After a few years working as an internal consultant for a bank (yes, I ended up at one anyway) my first boss, now with Trammell Crow Residential, recruited me to become the director of training for their central region multifamily portfolio. There, I led training, marketing and corporate housing for several regions of Trammell Crow Residential up to and including when those divisions became Gables Residential.
Another former boss brought me to Security Capital/Archstone where I ultimately led property operations for a region. I shifted my focus from services to property operations after a vice president at Trammell Crow Residential said to me, “You need to lead revenue in order to truly have a seat at the table.” That move was also an opportunity to determine whether all the training theory I had been talking about for years actually worked. Eventually, I returned to Gables Residential until starting The Strategic Solution, which focused on innovative policy management solutions. Along with my team, I grew that business for 18 years before selling it to Grace Hill in 2018 and became CEO in 2021.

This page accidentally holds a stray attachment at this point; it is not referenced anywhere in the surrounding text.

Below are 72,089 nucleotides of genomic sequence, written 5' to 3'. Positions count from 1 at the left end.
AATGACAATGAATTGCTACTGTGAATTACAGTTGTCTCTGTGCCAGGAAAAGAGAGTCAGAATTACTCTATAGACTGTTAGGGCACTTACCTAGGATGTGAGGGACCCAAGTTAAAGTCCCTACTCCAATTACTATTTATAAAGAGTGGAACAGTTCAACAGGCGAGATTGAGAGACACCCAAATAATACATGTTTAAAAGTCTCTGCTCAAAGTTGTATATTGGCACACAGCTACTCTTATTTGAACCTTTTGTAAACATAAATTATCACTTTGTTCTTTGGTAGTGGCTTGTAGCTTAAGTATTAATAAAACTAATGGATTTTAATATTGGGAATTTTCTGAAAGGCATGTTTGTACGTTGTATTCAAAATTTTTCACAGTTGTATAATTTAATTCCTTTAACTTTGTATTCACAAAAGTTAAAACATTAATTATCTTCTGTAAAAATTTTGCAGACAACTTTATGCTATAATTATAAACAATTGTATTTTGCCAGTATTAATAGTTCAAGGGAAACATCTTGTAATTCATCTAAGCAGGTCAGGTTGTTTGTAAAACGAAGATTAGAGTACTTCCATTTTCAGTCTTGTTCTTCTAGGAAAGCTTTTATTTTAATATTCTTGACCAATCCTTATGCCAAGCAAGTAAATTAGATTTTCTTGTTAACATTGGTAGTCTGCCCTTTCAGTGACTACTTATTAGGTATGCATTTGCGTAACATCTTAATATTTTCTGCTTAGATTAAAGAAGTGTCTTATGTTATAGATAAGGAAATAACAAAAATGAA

The Power of Learning and Perspective
Everyone I met, all the people I learned from and every position I’ve held have factored into the success I’ve achieved today. Rather than let ego guide my path, I accepted several lateral positions, continuously seeking new education and skills from each role. Each opportunity was a new experience that expanded the breadth of my learning and helped me hone my passions.